Shovelling snow on a cold winter day is far from what many consider to be “fun”. Many homeowners know that they don’t own the sidewalk, the city does. So on the coldest of days, it’s easy to question whether it is legally your job to do it.
Like many legal questions, the answer is not as simple as it may seem. That’s why Beckett is here to offer guidance on the issue.
Who is Responsible?
Since sidewalks are owned by the city, it’s easy to assume that homeowners across the province are not responsible for their upkeep. In fact, according to the Ontario Occupiers’ Liability Act, the city is responsible for the sidewalk’s maintenance, not the property owner.
Most municipalities, however, have by-laws in place requiring the homeowner to clear their sidewalks within a given period of time. London, Toronto, Hamilton, and Ottawa are just a few of the municipalities that have enacted these public ordinances.
In London, Ontario, homeowners have until 10:00 am each day to clear ice and snow from their sidewalk, as long as it is not a holiday. The by-law designates the property owner’s sidewalk as the portion that is within their lot lines.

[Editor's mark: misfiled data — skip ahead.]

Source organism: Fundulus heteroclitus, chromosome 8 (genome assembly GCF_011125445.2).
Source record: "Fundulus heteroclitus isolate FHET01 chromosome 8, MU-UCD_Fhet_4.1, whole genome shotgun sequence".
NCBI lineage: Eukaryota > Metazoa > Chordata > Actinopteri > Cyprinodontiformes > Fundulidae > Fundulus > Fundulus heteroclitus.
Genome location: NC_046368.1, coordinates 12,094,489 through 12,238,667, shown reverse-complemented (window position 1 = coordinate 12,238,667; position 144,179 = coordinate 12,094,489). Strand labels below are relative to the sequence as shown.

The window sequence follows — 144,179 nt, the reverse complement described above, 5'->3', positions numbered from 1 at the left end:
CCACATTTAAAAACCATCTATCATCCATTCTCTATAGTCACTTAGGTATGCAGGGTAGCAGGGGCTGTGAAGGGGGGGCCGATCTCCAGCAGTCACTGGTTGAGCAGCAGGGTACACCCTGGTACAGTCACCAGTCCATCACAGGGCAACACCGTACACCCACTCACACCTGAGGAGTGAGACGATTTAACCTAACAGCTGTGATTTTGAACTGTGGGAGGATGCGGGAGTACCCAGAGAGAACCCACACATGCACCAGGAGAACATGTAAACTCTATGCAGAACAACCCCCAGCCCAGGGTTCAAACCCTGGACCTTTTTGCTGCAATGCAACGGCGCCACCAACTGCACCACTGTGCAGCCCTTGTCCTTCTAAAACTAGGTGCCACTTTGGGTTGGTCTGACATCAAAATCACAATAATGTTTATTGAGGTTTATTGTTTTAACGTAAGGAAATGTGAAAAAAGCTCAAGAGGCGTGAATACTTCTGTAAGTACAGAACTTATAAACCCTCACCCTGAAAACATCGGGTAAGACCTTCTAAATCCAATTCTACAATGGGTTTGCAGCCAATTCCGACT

Under these by-laws, property owners can be fined for failing to clear their sidewalks. However, ultimate liability lies with the municipality, as they own the sidewalk.
When Am I Responsible?
It’s not often that a homeowner is held liable for damages because of an uncleared sidewalk. If the property owner has created a hazard, such as a dripping gutter or hose that creates ice, and someone becomes injured, the owner can be held liable for damages. On the other hand, businesses have also been held liable when they do not clear the sidewalk necessary to access their building.
What about Rental Properties?
Under section 26 of Ontario Regulation 517, the exterior of the property must be maintained by the landlord — including ice and snow removal.
However, a landlord can provide monetary compensation in return for the tenant assuming snow-clearing responsibilities. This must be done contractually and is akin to a landlord hiring a third-party snow removal service
How Can You Mitigate Risk?
It’s always best to shovel your sidewalk, especially within the timeframe allotted by your municipality’s by-laws. Work diligently to keep snow, ice, and other hazards from building up on the sidewalk within your lot lines.
Moreover, when the ice does form, use sand or salt to help remove it, and make sure you do not create additional hazards, such as the dripping gutter discussed above.
If you or someone you know has tripped, slipped, or fallen as a result of a hazardous condition on someone else's property, there could be grounds for a lawsuit. Contact the experts at Beckett Personal Injury for a free consultation of your rights.
Published on December 18, 2020